Date

3-27-2015

Document Type

Dissertation

Degree Name

Ph.D.

Institution

Oregon Health & Science University

Abstract

The myotubularin (MTMR) family of phosphoinositide (PI) 3-phosphatases specifically catalyze the dephosphorylation of phosphatidylinositol 3-phosphate (PI3P) and 3,5-disphosphate (PI(3,5)P2), two lipids that regulate membrane traffic within the endosomal-lysosomal pathway. A number of studies have shown that phosphoinositide regulation in endosomal-lysosomal pathways is critical for functional myelination. This is highlighted by seven disease-causing mutations in human endosomal-related genes (FIG4, MTMR2, MTMR5, MTMR13, FRABIN/FGD4, SH3TC2 and SIMPLE/LITAF) that cause demyelinating forms of Charcot-Marie-Tooth (CMT) peripheral neuropathy. In humans, loss of MTMR2, MTMR5, or MTMR13 causes CMT type 4B1, 2, or 3, respectively. CMT peripheral neuropathies are challenging to treat clinically because the molecular pathogenesis behind known inherited gene mutations remains unclear. By studying demyelinating CMT genes and their function in Schwann cells, we hope to elucidate the molecular mechanisms that lead to demyelination and secondary axonal degeneration. To do this, we use a CMT4B mouse model (Mtmr13-/-) to investigate resulting changes in cellular signaling pathways, endo-lysosomal membranes, and PI levels that might contribute to myelin dysregulation. The research performed in this dissertation further characterizes our CMT4B mouse model and describes the localization of endogenous mouse Mtmr2 and Mtmr13 proteins in Schwann cells. We also use this mouse model to attempt to rescue Mtmr13-/--related myelin outfoldings by PI 3-kinase knockouts. We take a novel approach to studying PIs in Schwann cells by exploring the role PI 3-kinases play in myelination, something that had never been done previously. Together, the data presented here advances the understanding of the molecular and PI changes that result from MTMR13 mutations and how these changes contribute to disease pathogenesis and progression.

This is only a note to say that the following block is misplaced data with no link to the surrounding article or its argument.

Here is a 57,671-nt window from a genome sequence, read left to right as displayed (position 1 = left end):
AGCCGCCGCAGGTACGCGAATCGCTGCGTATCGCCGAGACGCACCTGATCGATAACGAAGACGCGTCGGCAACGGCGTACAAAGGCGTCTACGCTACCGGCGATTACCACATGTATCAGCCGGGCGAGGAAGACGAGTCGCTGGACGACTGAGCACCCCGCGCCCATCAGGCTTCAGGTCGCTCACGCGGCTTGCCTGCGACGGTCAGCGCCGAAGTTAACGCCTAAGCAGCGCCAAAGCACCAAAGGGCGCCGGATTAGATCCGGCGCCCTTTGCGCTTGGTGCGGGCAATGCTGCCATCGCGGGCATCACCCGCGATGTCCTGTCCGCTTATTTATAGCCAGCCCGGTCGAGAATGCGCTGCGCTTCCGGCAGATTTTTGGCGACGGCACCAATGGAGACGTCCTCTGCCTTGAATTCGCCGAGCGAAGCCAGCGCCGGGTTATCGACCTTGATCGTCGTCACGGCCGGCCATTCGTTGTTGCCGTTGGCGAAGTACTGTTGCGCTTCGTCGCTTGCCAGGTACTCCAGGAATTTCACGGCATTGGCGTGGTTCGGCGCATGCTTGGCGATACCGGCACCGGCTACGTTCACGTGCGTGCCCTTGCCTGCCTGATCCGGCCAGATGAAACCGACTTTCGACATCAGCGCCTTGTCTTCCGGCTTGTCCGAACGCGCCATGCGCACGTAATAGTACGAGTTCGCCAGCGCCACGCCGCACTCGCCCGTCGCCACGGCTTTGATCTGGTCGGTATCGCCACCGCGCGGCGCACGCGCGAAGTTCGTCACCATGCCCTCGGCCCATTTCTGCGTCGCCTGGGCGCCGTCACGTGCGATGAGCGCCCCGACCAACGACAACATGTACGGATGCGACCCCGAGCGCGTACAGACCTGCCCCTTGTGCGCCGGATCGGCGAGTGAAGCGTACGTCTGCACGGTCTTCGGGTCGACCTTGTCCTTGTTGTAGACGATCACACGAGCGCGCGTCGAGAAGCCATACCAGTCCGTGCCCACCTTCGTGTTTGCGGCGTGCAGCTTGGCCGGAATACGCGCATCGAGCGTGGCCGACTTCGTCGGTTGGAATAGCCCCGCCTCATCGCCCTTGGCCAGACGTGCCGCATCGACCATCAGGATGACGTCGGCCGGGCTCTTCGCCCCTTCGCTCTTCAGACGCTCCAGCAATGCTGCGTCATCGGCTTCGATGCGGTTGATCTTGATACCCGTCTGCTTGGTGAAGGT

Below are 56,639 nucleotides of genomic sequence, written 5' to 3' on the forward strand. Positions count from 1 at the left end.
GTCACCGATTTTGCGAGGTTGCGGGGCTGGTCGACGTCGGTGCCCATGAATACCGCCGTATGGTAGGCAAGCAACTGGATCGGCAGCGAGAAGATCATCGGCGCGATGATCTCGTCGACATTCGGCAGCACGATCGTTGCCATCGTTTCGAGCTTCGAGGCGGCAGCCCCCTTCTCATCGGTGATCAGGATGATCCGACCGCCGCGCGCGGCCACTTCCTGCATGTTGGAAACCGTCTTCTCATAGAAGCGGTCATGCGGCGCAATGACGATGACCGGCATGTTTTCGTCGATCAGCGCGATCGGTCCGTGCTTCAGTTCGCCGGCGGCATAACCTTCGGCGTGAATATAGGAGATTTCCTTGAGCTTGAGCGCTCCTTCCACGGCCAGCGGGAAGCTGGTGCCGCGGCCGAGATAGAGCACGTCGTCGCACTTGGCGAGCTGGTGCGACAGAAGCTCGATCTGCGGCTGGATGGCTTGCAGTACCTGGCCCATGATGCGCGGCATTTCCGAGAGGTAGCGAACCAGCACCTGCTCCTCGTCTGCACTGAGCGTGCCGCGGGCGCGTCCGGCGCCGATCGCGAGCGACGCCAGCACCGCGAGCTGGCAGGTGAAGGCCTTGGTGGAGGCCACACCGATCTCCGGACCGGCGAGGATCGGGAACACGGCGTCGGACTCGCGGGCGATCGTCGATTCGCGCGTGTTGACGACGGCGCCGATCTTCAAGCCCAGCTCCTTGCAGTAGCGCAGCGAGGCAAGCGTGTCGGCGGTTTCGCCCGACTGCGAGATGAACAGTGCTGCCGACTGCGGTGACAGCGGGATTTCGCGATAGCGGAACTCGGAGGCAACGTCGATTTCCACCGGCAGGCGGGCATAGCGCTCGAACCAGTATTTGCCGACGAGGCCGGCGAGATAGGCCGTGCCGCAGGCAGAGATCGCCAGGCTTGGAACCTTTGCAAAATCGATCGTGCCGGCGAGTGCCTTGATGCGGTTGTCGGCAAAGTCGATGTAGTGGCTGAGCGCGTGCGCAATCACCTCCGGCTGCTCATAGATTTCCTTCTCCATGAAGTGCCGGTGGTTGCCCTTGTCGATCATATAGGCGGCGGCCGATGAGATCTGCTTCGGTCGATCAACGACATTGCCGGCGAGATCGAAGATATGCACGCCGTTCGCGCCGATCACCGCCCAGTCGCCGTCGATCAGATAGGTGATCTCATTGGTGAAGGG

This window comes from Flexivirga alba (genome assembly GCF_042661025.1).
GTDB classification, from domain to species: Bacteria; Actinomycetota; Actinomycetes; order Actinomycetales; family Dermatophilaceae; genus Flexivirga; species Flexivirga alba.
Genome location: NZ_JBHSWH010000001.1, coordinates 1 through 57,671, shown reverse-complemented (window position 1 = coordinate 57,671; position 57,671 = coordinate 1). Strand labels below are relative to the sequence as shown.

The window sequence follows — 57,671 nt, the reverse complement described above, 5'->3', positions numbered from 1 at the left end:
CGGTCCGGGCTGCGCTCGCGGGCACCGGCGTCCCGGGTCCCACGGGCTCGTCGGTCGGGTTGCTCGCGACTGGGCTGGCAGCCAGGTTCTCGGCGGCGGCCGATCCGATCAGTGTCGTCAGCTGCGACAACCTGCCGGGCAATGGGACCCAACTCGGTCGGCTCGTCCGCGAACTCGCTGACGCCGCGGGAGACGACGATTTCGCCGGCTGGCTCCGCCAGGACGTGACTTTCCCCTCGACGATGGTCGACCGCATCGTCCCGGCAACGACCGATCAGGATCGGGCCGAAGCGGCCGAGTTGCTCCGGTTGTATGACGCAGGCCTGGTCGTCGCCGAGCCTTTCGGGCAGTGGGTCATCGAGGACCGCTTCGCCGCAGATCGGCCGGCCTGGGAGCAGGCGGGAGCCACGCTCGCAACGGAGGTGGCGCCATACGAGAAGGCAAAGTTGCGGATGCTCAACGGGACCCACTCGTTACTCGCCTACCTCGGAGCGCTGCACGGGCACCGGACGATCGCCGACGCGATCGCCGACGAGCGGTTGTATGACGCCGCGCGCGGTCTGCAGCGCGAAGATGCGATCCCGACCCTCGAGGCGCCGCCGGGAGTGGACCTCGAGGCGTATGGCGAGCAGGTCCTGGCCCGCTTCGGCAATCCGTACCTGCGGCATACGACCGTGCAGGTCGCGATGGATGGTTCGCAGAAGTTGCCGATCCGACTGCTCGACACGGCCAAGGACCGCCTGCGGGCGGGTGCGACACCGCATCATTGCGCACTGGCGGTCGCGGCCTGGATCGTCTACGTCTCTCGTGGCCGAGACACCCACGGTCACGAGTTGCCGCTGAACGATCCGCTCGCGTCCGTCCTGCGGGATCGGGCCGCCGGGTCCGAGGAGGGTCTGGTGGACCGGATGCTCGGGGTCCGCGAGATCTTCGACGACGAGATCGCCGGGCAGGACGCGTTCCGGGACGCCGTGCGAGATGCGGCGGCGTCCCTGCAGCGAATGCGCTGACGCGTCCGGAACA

Identifier

doi:10.6083/M4PN94CK

Division

Neuroscience Graduate Program

School

School of Medicine

Available for download on Tuesday, March 27, 2018

Included in

Neurosciences Commons

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